Deepwater Wind played their European old technology game on Rhode Island with the 5 turbine offshore Block Island demonstration wind farm (which will not operate without the undersea National Grid electric cable providing stable baseline power) where the purchase price agreement is 24.4 cents/kWh (higher cost than burning oil) with a 20 year 3.5% annual compounding cost of living adjustment (this is an excessive killer) which will drive electric rates near 50 cents/kWh making Rhode Island the highest price electricity, state and local taxes (got to get more money for increased electric rates) in the nation.

    State of Hawaii has been working with renewable alternate energy since 1960s and has been slowly testing systems and integrating a mix of
    different system that are cost effective (no offshore wind) and there is 24/7
    electrical coverage on each non-connected island. By year 2045 the whole state approximately 10 times the landmass size of Rhode Island will be 100% electrical powered by renewable clean alternate energy keeping $7 billion hard earned dollars in state. Currently 54% of electricity in Hawaii County comes from renewables, 37% of electricity in Maui County comes from renewables, 19% of electricity in Honolulu County comes from renewables and 40% of electricity in Kauai County comes from renewables.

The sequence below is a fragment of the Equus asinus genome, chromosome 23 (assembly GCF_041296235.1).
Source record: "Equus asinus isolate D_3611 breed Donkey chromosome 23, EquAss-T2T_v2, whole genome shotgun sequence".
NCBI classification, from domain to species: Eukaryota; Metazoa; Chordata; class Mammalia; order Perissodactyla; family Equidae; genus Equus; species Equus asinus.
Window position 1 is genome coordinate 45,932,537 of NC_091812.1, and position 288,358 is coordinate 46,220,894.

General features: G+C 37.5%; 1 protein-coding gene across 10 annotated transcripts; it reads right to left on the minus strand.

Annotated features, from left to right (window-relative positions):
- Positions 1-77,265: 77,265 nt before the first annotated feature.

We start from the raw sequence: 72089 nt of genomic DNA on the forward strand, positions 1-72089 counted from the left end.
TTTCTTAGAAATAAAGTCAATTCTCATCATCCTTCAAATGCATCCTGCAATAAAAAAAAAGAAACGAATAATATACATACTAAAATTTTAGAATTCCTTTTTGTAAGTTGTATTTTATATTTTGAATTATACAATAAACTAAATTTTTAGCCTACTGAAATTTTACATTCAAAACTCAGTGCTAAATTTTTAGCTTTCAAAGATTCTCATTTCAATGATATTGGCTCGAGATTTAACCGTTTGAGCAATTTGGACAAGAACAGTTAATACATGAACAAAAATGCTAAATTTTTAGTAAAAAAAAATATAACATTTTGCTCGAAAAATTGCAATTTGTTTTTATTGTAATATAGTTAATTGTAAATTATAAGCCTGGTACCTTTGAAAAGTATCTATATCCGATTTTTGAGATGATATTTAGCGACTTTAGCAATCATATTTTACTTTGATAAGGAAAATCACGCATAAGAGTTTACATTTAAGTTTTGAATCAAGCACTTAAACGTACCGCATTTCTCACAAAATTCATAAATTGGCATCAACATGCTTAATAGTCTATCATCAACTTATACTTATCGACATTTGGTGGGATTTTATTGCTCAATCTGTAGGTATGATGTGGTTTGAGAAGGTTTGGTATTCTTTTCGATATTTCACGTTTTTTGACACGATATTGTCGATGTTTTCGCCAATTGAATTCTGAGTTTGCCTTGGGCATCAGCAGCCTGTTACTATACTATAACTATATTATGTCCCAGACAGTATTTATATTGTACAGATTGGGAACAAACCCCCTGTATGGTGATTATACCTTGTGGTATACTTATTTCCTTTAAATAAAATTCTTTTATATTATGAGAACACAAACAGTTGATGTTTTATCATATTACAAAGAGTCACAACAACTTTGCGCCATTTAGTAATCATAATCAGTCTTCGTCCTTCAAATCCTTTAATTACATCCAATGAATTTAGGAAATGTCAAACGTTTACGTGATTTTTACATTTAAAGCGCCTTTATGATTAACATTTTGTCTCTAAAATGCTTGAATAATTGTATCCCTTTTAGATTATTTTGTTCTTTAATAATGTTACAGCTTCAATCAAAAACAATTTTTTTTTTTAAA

My monthly electric bill has dropped from $60 to $40 per month as each new renewable system was integrated into my county’s electric grid.

    • Mike678

      33.1 cents/kWh Kaua’i
      34.9 cents/kWh Lana’i
      29.3 cents/kWh Maui
      32.9 cents/kWh Hawai’i Island
      11 – 12 cents/kWh U.S. Average

      • Guest

        Hawiian is still burning imported oil as the most imported oil dependent state in the nation with the highest electric rates in the nation. However, that is changing as more and more renewable energy systems are brought on line on each independent island. None of the renewable energy systems brought on line have purchase price agreement that are higher than oil/kWh prices (11 cents and 13 cents latest software rates). Unlike Rhode Island that was 18 cents/kWh and just brought Deepwater Wind on line at 24.4 cents/kWh with an unheard of 3.5% annual compounding cost of living adjustment for 20 years.